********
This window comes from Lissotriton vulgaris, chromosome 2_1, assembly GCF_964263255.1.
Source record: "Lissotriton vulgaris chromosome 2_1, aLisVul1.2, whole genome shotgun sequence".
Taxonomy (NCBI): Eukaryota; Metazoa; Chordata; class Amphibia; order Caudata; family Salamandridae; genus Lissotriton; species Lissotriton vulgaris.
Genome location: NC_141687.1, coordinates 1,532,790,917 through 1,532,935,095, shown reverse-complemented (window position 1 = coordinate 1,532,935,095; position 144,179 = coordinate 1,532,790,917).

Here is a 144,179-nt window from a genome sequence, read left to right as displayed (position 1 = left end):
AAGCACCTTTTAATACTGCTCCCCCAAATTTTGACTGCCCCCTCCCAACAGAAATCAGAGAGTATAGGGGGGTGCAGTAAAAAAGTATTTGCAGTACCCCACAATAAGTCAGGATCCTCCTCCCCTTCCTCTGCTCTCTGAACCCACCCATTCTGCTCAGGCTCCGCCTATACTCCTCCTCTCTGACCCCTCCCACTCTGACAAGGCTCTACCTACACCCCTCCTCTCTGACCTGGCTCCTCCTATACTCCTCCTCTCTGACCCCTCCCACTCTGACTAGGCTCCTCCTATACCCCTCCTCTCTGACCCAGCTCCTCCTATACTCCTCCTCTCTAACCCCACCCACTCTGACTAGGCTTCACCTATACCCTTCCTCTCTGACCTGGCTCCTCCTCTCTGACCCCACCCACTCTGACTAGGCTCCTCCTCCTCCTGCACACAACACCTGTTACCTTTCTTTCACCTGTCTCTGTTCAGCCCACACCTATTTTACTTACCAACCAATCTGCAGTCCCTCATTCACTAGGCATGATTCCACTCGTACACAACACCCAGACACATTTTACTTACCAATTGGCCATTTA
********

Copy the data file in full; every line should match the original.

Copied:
This window comes from Lissotriton vulgaris, chromosome 2_1, assembly GCF_964263255.1.
Source record: "Lissotriton vulgaris chromosome 2_1, aLisVul1.2, whole genome shotgun sequence".
Taxonomy (NCBI): Eukaryota; Metazoa; Chordata; class Amphibia; order Caudata; family Salamandridae; genus Lissotriton; species Lissotriton vulgaris.
Genome location: NC_141687.1, coordinates 1,532,790,917 through 1,532,935,095, shown reverse-complemented (window position 1 = coordinate 1,532,935,095; position 144,179 = coordinate 1,532,790,917).

Here is a 144,179-nt window from a genome sequence, read left to right as displayed (position 1 = left end):
AAGCACCTTTTAATACTGCTCCCCCAAATTTTGACTGCCCCCTCCCAACAGAAATCAGAGAGTATAGGGGGGTGCAGTAAAAAAGTATTTGCAGTACCCCACAATAAGTCAGGATCCTCCTCCCCTTCCTCTGCTCTCTGAACCCACCCATTCTGCTCAGGCTCCGCCTATACTCCTCCTCTCTGACCCCTCCCACTCTGACAAGGCTCTACCTACACCCCTCCTCTCTGACCTGGCTCCTCCTATACTCCTCCTCTCTGACCCCTCCCACTCTGACTAGGCTCCTCCTATACCCCTCCTCTCTGACCCAGCTCCTCCTATACTCCTCCTCTCTAACCCCACCCACTCTGACTAGGCTTCACCTATACCCTTCCTCTCTGACCTGGCTCCTCCTCTCTGACCCCACCCACTCTGACTAGGCTCCTCCTCCTCCTGCACACAACACCTGTTACCTTTCTTTCACCTGTCTCTGTTCAGCCCACACCTATTTTACTTACCAACCAATCTGCAGTCCCTCATTCACTAGGCATGATTCCACTCGTACACAACACCCAGACACATTTTACTTACCAATTGGCCATTTA